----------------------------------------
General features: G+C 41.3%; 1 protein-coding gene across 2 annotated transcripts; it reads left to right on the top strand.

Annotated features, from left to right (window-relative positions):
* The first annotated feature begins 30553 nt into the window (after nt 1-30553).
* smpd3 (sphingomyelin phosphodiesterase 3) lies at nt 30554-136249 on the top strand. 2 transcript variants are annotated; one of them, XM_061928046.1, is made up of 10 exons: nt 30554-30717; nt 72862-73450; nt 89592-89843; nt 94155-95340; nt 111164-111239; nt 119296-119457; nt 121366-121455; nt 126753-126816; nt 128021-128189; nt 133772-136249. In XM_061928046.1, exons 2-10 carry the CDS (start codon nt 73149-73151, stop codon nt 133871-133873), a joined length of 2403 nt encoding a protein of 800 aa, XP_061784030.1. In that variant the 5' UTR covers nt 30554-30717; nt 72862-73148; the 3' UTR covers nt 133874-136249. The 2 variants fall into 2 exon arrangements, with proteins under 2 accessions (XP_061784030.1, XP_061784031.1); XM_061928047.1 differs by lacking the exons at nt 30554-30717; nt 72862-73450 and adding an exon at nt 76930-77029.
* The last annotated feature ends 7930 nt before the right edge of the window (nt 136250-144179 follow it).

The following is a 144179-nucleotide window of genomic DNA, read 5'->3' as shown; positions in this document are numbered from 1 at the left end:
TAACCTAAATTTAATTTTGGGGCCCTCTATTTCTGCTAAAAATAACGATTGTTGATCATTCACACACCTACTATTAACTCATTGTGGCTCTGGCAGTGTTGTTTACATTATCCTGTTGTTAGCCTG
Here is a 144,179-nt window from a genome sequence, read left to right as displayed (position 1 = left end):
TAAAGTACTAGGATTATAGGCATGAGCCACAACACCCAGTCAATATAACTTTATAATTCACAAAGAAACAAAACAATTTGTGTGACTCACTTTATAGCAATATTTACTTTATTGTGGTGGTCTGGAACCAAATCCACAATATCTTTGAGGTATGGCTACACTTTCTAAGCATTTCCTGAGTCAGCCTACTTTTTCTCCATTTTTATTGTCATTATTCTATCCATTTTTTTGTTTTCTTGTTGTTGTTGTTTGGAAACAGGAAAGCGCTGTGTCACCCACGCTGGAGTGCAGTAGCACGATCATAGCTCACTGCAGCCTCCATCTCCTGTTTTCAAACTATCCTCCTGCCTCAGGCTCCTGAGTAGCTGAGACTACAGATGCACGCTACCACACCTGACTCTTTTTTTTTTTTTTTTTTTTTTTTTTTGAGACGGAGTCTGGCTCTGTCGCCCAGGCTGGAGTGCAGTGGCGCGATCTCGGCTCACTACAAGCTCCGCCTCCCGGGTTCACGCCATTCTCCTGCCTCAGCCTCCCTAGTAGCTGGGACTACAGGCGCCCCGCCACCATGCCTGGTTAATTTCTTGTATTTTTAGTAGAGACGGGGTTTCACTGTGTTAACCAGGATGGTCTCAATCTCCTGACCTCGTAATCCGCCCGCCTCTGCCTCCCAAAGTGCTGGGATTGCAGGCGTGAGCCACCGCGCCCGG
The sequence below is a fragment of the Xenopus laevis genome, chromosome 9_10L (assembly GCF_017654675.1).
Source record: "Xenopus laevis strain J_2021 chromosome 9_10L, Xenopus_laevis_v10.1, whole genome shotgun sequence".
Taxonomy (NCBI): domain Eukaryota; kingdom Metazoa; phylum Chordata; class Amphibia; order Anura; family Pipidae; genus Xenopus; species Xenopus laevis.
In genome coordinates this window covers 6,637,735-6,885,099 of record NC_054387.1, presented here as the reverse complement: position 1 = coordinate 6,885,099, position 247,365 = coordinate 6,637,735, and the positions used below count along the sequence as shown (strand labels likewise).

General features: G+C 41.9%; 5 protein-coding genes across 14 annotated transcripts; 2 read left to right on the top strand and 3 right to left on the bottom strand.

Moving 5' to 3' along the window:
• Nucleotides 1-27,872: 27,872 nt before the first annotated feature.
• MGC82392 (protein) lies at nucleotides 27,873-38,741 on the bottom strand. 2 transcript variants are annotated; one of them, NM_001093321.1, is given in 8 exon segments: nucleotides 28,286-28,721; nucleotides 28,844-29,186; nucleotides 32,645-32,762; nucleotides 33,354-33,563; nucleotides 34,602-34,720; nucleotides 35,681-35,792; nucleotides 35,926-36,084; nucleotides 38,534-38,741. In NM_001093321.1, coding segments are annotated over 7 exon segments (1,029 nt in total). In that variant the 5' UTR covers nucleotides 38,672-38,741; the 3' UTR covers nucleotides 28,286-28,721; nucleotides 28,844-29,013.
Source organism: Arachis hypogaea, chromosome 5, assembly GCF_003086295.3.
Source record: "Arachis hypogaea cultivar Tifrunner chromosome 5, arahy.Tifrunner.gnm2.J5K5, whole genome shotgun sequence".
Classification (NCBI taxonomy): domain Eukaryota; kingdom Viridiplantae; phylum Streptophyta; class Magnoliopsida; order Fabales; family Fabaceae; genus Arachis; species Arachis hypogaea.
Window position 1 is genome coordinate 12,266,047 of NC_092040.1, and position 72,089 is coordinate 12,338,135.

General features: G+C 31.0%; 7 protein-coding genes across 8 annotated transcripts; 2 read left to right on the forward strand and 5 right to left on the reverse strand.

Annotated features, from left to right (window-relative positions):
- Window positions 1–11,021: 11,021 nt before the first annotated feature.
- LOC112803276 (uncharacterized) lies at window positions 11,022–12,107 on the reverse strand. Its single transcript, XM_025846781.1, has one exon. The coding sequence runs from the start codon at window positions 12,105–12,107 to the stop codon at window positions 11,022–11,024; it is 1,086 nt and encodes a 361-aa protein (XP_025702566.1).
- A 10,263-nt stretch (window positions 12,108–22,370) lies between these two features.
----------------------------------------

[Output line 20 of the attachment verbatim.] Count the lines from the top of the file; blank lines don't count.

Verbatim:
Classification (NCBI taxonomy): domain Eukaryota; kingdom Viridiplantae; phylum Streptophyta; class Magnoliopsida; order Fabales; family Fabaceae; genus Arachis; species Arachis hypogaea.